One practical contribution of the SISC’s is an interactive tool that gives growers access to a desk-top score card of pesticide-related risk to animals, workers and human health; multiple scenarios using different pesticides; soil properties and weather conditions. An apple farmer considering various pest management options, for example, could use the tool to choose the best options for reducing or eliminating pesticides. A long-term goal is to allow users to make marketing claims that consumers can see are backed by measurable performance.
Field to Market
Field to Market, a project of the Keystone Alliance for Sustainable Agriculture, began in 2006, and like SISC brought a diverse group of stakeholders to help define and encourage the use of sustainable processes in their crop sector. Field to Market’s goals are to (1) identify criteria for sustainable agriculture that are open to a diversity of technologies, and (2) support the processes that will lead to broad performance improvements against these criteria. Participants include Cargill, General Mills, Kellogg Company, National Corn Growers Association, The Nature Conservancy, University of Arkansas, University of Wisconsin-Madison, World Resources Institute and the World Wildlife Fund.
Again, the issue is getting the metrics right. For example, water use for crops and livestock may need multiple metrics, to account for irrigated and non-irrigated systems, and other variables that affect the amount of water used per unit. Otherwise, a single metric for water could muddy the factors behind the enormous variability in water embedded in the entire lifecycle of a crop.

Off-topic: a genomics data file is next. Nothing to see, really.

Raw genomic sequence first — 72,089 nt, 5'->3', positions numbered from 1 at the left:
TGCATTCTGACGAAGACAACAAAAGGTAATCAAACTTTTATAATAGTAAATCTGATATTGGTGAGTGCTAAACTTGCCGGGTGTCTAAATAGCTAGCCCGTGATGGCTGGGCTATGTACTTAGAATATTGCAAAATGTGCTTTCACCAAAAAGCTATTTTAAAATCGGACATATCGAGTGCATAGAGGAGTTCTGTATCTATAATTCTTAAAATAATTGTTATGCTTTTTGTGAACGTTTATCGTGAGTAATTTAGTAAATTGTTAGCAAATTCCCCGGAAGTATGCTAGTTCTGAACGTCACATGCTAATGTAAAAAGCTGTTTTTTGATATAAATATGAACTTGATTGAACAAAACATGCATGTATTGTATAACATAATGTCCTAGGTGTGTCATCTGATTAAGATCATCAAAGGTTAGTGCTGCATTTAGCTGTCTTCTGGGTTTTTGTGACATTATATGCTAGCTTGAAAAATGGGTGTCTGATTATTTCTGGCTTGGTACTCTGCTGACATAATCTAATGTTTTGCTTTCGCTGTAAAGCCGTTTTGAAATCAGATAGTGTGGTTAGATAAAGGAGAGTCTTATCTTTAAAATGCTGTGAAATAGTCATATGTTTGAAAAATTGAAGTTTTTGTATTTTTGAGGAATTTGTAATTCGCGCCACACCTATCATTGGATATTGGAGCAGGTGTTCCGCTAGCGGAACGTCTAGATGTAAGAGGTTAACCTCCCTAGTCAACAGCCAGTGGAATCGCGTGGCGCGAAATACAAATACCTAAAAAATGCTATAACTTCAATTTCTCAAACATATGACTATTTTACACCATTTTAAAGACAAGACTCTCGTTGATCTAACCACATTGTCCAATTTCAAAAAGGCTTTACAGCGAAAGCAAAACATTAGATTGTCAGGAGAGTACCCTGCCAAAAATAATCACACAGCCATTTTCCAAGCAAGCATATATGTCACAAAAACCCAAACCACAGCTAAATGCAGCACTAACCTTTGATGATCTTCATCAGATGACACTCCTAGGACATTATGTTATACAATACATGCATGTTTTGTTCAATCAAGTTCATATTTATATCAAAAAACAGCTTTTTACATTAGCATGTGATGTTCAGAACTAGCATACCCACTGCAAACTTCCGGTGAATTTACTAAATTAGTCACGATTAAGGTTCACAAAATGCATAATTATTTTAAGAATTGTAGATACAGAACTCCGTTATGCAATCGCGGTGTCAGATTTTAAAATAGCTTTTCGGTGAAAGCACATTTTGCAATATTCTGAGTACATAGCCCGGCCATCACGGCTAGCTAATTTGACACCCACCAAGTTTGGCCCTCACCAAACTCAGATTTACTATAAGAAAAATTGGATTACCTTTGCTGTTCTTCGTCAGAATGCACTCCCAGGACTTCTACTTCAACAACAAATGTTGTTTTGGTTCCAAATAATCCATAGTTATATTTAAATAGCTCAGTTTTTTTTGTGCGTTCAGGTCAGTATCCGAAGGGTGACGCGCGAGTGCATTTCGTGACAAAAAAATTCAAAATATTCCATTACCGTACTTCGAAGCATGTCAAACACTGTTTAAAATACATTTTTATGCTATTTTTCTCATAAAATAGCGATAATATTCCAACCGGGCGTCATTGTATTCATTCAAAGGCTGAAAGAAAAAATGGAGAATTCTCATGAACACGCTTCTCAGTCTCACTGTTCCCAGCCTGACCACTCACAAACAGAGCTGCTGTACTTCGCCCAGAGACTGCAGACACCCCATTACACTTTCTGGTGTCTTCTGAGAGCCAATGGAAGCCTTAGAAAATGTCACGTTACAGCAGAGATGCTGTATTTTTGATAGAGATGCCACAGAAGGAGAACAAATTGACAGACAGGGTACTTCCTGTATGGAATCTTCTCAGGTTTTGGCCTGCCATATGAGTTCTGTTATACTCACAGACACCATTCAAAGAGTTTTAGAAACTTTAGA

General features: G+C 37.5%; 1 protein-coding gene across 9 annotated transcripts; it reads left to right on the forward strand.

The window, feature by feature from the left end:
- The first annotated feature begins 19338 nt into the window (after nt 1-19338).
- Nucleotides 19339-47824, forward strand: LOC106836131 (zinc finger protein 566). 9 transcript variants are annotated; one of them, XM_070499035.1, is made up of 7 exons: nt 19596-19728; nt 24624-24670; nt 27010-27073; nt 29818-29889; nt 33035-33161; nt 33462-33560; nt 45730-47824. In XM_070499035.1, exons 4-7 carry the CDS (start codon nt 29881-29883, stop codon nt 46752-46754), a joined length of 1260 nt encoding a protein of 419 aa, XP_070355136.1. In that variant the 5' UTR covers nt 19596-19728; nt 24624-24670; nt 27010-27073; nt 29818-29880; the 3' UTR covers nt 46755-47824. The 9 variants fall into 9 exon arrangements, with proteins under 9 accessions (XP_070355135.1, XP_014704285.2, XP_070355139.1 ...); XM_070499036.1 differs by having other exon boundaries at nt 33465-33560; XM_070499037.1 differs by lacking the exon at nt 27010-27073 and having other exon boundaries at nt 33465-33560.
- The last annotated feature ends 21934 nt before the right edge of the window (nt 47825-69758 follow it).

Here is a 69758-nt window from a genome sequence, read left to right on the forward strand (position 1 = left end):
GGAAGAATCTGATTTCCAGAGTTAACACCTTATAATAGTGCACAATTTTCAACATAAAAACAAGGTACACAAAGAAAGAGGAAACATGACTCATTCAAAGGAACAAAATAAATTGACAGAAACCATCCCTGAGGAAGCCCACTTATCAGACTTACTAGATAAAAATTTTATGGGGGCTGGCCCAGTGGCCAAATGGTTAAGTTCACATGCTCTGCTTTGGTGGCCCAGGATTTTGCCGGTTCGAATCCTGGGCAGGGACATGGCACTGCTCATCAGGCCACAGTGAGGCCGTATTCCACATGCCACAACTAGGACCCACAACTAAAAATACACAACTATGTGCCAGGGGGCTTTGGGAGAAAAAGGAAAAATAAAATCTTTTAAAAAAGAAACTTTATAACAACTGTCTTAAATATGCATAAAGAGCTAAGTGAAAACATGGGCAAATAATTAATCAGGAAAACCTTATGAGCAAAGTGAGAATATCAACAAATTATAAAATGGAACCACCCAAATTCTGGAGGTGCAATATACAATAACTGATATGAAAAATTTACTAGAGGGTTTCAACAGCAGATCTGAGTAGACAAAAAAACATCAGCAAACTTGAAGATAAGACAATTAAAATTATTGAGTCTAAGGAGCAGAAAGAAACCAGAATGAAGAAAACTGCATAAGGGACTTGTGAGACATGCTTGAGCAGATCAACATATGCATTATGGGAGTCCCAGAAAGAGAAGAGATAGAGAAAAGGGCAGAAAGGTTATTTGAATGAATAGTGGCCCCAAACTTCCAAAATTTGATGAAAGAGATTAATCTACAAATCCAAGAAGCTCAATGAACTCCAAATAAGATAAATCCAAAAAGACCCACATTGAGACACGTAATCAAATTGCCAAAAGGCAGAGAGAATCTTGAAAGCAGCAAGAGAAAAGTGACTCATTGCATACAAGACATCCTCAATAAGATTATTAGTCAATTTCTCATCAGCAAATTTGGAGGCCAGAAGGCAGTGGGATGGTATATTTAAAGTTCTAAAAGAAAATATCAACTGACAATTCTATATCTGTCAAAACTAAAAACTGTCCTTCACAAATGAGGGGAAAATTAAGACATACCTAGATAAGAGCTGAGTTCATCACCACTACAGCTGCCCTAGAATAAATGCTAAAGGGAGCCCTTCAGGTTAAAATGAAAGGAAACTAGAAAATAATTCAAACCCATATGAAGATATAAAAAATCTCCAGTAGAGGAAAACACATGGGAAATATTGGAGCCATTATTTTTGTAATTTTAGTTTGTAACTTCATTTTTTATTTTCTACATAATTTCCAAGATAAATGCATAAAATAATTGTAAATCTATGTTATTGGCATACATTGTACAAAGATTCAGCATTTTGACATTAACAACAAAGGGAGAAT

Field to Market is measuring the environmental impact of growing corn, cotton, wheat and soybeans – ‘king’ crops that cover nearly three-quarters of all U.S. cropland. Each crop’s impact on land use, soil loss, water use, energy use and climate impact is measured. The program has released preliminary data that gives insight, albeit limited, into the environmental footprint of agriculture. For example, according to its metrics, the overall impact of growing corn, cotton and soybeans has shrunk by meaningful levels over the past 20 years. Interestingly, however, while wheat’s impact on soil, land, energy and water held steady for the most part over the last 20 years, the climate impact increased noticeably. This can be attributed to increased use of nitrogen-based fertilizers, and indicates that much more attention is needed to reduce the carbon footprint of wheat.
GRI Food Sector Supplement